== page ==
What Kyle Shanahan is Really Like
Did a podcast Wednesday with my dad talking about some of the key personalities on the 49ers. Here is Kyle Shanahan.
In Kyle Shanahan’s head, there’s a football field, and he’s always designing plays on it. He can’t stop. He’s a creative artist, and decidedly inward, the way creative people are.
Shanahan lives in his head.
He is capable of being social, but would rather spend the day alone drawing plays in an office. Bill Walsh was the same way.
Shanahan probably is the 49ers’ most creative offensive coach since Walsh. Shanahan isn’t always a brilliant play caller -- he makes some strange decisions in the fourth quarter of Super Bowls when the pressure is on. But Shanahan certainly is a flat-out brilliant play designer. He might be the best in the NFL right now, even better than Chiefs head coach Andy Reid. No one gets players more wide open than Shanahan. Every coach worth his salt studies Shanahan’s offensive scheme and steals from it. That’s standard homework.
Shanahan is so into his offense, he may not want input from other people. Again, Walsh was the same way. He grew out of that mentality, and Shanahan may as well.
This offseason, Shanahan decided not to sign Tom Brady, who was a free agent. Shanahan had lots of reasons not to sign him, but one might have been Brady’s age and experience. Brady is two years older than Shanahan and has won six Super Bowls. Brady probably would want input on the scheme. He might tell Shanahan, “I don’t like this play; it doesn’t work for me.” And Shanahan might feel threatened. Just a theory.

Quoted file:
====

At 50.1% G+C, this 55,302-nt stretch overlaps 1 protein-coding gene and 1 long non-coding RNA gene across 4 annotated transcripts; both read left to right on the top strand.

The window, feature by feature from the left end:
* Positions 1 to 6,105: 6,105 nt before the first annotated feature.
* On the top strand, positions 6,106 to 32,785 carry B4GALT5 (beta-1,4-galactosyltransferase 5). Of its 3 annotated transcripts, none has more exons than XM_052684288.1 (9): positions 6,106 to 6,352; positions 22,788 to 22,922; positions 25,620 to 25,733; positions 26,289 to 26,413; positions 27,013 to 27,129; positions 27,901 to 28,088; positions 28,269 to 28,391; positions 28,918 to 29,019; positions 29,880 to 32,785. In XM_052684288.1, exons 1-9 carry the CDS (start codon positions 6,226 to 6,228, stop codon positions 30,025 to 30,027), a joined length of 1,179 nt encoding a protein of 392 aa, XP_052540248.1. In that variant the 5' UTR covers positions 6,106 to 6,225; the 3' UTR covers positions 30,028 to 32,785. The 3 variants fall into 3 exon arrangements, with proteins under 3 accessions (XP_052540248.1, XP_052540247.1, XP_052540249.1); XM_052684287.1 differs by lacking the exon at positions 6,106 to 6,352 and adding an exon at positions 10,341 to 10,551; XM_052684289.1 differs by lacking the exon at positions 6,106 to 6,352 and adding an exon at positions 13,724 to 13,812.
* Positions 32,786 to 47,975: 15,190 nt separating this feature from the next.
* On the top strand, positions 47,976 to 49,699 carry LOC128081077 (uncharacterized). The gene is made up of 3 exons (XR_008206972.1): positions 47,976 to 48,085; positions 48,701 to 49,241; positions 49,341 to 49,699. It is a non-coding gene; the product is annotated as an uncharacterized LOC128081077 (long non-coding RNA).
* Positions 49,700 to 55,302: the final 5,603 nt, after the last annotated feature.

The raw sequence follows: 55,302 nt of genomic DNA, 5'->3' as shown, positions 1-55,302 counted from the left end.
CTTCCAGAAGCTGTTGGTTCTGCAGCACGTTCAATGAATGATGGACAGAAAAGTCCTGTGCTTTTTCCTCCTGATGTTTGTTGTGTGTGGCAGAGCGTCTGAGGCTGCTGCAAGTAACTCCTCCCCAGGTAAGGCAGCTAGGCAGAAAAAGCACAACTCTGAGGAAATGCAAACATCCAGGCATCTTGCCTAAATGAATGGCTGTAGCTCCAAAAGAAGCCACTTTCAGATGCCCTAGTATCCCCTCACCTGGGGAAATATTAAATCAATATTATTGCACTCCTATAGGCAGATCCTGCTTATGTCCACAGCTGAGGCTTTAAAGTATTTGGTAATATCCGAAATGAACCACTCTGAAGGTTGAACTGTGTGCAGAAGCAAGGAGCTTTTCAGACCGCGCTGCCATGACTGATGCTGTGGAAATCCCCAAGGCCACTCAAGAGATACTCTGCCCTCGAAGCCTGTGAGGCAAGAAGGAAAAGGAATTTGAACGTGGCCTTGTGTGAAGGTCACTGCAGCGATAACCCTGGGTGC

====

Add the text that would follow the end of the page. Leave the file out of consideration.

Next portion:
Shanahan is complicated. He’s nice, but also extremely blunt and honest. Sometimes he comes across as negative, because he doesn’t coddle players. Most modern coaches are coddlers. Shanahan tells players the truth. And he tells the media the truth about his players. From a journalist’s perspective, Shanahan is a gift from God.
Most coaches obscure the truth. They say, “I have to look at the film first.”
Shanahan never would say that. It’s beneath him.